Soaking or garden tubs are deeper than conventional bathtubs, allowing the bather to immerse almost completely in the water. Walk-in tubs may be an especially good idea if you’re remodeling a bathroom to include safety features for an older resident or someone with limited mobility. Whirlpool or Jacuzzi-style tubs feature multiple nozzles throughout the tub, which can provide a massaging effect.
Like installing a new bathtub, converting or updating a shower space is a major undertaking with a bathroom remodel. If you’re planning to renovate or alter your home’s shower, don’t forget that hiring a plumber may be necessary for any drain or water supply pipe alterations. The range of configurations for shower enclosures and surrounds are almost endless, but here are a few setups to think about with your bathroom remodel.
One-piece shower units consist of almost every necessary shower component — drain pan, shower walls, glass door, plumbing and fixtures — all in a prepackaged, self-contained unit. These may be good product options if you’re seeking to install a new shower in an area such as a basement, as the one-piece configuration may cut down on time spent preparing the installation site or replumbing existing drain or supply lines. But if the unit begins to leak water or deteriorate overall, you may need to replace the entire system rather than just one component.
You can add glass shower doors and frames to an existing shower enclosure or bathtub/shower unit to give it new appeal while limiting the need for a whole-shower renovation. Be sure to think about all your options, including the metal frame materials, as they may corrode over time due to the constant exposure to water and steam. You may also need to clean glass shower walls and doors more often to prevent soap scum and mineral buildups.
Synthetic shower surrounds offer many of the same easy installation benefits of one-piece shower units and maintenance is very easy. Generally made of vinyl, plastic, acrylic or PVC, the panels can be applied over existing flat walls and are available in many patterns and colors.
Tile offers you the most in terms of decorative choices when building a new shower area. Tiles can be made of porcelain, granite and other stones, ceramic materials or even glass. With a huge array of colors, sizes and patterns, the design choices are nearly infinite. Hire an experienced, professional tile setter to get the best results and don’t forget that you need to clean and seal grout on a regular basis to prevent mildew growth.
Glass block can wall off a shower area for privacy. While you take a shower, its patterns obscure your form from others while still allowing light to penetrate into the stall and more natural light into the room. If your bathroom features a window near the shower area, glass block is a great way to provide privacy and natural light.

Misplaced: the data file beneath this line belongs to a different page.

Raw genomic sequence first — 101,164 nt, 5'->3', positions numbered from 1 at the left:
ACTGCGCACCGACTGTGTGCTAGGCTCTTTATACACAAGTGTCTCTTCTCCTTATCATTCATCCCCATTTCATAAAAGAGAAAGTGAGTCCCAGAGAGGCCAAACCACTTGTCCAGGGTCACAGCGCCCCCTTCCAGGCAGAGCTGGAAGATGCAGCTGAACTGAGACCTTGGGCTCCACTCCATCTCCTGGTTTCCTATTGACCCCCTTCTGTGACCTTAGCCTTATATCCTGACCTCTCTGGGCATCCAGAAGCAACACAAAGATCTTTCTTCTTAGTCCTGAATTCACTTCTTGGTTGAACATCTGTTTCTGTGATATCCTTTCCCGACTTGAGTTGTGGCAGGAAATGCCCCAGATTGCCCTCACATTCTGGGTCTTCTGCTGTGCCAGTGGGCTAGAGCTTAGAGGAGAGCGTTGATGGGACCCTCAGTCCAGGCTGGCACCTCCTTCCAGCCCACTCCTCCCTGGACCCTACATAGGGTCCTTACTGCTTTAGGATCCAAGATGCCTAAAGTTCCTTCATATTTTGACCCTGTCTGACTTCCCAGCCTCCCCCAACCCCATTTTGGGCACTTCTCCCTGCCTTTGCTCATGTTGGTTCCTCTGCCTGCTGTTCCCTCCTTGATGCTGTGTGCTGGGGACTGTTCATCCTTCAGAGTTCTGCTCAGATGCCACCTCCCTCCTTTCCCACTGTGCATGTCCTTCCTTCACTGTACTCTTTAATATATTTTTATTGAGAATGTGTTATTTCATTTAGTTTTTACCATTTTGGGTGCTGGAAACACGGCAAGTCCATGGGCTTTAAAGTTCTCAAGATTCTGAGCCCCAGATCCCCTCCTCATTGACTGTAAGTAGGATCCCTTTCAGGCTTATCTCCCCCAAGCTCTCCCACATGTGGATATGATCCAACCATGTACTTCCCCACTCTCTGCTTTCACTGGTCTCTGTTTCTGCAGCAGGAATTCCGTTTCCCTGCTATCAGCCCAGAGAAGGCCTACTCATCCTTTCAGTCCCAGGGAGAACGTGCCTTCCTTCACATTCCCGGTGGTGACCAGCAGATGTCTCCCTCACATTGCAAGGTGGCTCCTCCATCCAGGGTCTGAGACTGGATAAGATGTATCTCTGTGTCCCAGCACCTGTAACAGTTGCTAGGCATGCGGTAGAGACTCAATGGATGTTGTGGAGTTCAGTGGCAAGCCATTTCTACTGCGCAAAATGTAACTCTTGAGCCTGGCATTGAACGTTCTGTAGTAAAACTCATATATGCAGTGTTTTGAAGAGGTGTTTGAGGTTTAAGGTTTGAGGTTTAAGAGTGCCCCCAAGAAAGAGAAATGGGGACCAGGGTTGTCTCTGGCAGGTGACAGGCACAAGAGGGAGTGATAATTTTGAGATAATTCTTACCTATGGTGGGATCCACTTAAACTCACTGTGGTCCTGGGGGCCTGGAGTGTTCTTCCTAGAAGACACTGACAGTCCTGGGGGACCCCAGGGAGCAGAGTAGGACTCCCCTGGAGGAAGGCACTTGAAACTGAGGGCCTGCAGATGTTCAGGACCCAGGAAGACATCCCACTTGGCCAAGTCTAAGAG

Nothing can add new functionality to a bathroom like new toilet, especially if your current setup features an outdated or inefficient model. While it may be tempting, changing the location of the toilet can incur more expense than it’s worth since it would take a significant amount of time and effort to plumb new sewer drain lines.
When shopping for new toilets, don’t forget to measure both the new unit and your existing space. Since all new toilets manufactured since the 1990s in the United States are required to use less than 1.6 gallons of water per flush, replacing an older toilet with a new one is an effective way to reduce your home’s overall water use.
Lighting and mirrors
Wall lighting, effective for eliminating shadows by the mirror, is generally used in conjunction with overhead lights. Wall lighting is particularly useful for illuminating areas that require extra light. Sconces installed on either side of the mirror provide additional light for grooming. Strip lights installed over the mirror also ensure adequate, even light for grooming tasks.
These lights are available in a number of modern designs. You can place recessed lighting anywhere, and it’s especially useful for lower ceilings. Recessed lights can be bright or dim and angled to highlight wall decorations.
Mirrors framed in wood add a warm and sophisticated note, whereas mirrors in new shapes and pieced together in artistic groupings offer a contemporary touch. If you have a smaller bathroom, you can add multiple mirrors to convey the illusion of more space.
You bathroom’s wall coverings need to be durable because of moisture, heat and cleaning requirements. Many homeowners choose gloss and semigloss paint and vinyl wallpaper for their water-repelling qualities. Wallpaper styles change quickly, and finding matching wallpaper down the road may be difficult.
Many bathrooms employ tile flooring due to its durability and waterproof characteristics. Much like any other tile option, you can choose from an endless array of patterns, sizes and textures. You’ll need to clean these floors regularly and seal the grout to prevent mildew from forming.
Vinyl flooring and linoleum floors are also waterproof, durable and easy-to-clean. Although possible, some flooring choices that may be used in other parts of the home may not work well in the bathroom, such as carpeting and wood flooring.